The first set of experiments are taking place in Hall C, and use the new SHMS spectrometer in coincidence with the HMS spectrometer in Hall C. The requirements upon this 11 GeV/c spectrometer are 5.5 degree forward angle capability, and good systematic error control in the L/T separation at high luminosity. Our responsibilities included the SHMS heavy gas (C4F10) Cerenkov detector and assistance with the spectrometer commissioning.


2a. Pion and Kaon Electric Form Factors

Central to the problem of the transition of QCD from long to short distance scales is the pion, which has a particularly important role in nature. As the lightest meson, with a single valence quark and a single valence antiquark, it is responsible for the long range character of the strong interaction that binds the atomic nucleus. The underlying rules governing the strong interaction are believed to be left-right (chirally)-symmetric. If this were completely true, the pion would have no mass. But the chiral symmetry of massless QCD is broken dynamically by quark-gluon interactions (Dynamical Chiral Symmetry Breaking, DCSB) and explicitly by inclusion of light quark masses, giving the pion mass. The pion is seen as key to confirm the mechanisms that dynamically generate >98% of the mass of the visible universe and central to the effort to understand hadron structure. With such strong theoretical motivation, it is vital to the study the pion electric form factor (Fπ), which encodes our knowledge of the distribution of quarks and gluons within it.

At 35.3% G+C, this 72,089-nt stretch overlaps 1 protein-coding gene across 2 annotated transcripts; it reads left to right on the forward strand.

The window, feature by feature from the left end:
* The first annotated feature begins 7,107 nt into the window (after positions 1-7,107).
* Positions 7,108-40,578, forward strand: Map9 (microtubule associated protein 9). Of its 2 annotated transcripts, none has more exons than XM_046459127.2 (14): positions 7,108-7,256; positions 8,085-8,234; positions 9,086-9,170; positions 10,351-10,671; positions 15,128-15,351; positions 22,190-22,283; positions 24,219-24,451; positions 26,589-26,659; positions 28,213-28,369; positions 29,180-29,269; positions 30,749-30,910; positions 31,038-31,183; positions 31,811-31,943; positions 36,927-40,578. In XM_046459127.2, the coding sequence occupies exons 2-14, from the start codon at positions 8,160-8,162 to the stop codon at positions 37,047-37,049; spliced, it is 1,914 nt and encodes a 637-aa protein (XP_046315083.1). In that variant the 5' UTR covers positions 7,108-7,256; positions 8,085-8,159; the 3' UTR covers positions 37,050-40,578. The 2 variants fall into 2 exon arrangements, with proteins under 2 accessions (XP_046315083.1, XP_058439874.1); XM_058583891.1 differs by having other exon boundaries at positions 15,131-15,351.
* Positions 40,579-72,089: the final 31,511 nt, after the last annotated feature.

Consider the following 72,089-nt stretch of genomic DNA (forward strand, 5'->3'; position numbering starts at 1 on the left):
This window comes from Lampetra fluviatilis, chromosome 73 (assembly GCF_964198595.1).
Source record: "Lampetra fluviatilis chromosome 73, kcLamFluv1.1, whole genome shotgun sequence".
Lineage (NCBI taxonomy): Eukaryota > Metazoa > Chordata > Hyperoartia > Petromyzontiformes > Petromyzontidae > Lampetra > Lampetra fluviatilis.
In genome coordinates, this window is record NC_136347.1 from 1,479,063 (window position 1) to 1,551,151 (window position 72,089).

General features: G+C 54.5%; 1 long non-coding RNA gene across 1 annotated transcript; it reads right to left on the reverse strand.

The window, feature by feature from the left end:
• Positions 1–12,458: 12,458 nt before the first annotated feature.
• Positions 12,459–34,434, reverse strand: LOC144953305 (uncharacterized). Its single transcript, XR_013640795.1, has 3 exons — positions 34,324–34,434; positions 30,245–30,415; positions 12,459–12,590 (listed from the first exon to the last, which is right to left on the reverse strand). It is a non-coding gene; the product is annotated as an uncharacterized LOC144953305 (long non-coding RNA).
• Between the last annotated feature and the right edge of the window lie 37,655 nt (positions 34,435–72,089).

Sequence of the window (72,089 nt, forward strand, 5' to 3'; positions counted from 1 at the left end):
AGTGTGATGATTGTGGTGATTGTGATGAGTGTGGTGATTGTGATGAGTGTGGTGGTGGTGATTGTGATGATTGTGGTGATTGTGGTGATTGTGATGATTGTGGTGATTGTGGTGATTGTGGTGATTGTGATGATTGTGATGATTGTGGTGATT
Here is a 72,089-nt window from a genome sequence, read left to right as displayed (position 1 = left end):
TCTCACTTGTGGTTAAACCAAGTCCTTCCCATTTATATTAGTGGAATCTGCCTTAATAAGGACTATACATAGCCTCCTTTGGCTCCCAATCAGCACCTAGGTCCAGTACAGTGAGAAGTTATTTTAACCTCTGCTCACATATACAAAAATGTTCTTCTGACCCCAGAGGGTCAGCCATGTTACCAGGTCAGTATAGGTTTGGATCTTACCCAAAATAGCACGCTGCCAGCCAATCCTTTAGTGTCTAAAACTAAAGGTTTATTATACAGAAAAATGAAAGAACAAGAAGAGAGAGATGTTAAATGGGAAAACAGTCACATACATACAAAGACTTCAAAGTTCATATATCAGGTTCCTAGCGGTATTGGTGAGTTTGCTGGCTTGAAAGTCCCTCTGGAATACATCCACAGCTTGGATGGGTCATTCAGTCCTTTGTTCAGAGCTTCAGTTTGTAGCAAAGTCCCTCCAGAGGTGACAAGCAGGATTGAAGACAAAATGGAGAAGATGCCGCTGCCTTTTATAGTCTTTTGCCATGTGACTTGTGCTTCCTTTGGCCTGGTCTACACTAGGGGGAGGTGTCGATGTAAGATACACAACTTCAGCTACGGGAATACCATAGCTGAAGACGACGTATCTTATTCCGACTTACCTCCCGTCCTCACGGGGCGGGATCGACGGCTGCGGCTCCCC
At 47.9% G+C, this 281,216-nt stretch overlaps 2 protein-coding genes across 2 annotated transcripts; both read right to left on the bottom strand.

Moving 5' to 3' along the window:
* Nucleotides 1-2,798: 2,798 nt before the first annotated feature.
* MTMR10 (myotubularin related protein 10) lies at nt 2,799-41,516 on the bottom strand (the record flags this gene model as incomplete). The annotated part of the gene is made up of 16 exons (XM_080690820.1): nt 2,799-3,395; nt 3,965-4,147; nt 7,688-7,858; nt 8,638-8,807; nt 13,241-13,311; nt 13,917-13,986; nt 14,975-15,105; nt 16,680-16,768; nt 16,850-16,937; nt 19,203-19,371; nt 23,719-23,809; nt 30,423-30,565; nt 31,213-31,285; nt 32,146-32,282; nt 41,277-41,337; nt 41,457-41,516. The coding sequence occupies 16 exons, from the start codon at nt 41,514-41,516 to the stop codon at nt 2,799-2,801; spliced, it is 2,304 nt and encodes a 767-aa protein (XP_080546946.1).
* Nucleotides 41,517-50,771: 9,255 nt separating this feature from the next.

The long-term interest in the π+ electric form factor is due to Farrar and Jackson [PRL 43(1979)246], who showed that Fπ is rigorously calculable in perturbative QCD (pQCD). Their answer is exact and model-independent at infinite Q2, dependent only on the assumption of quark asymptotic freedom. Such a reliable result is rare in QCD. However, it is not known at what region of Q2 the value of Fπ will reflect the onset of pQCD and this value, as well as the actual behavior of Fπ as a function of Q2 in the non-perturbative transition region, are important tests of our understanding of QCD in bound hadron systems. Because of the smaller number of valence quarks in the pion, the asymptotic regime will be reached at lower values of Q2 than for the nucleon form factors, so the π+ form factor offers our best hope of directly observing QCD's transition from strong confinement at long distance scales to asymptotic freedom at short distances.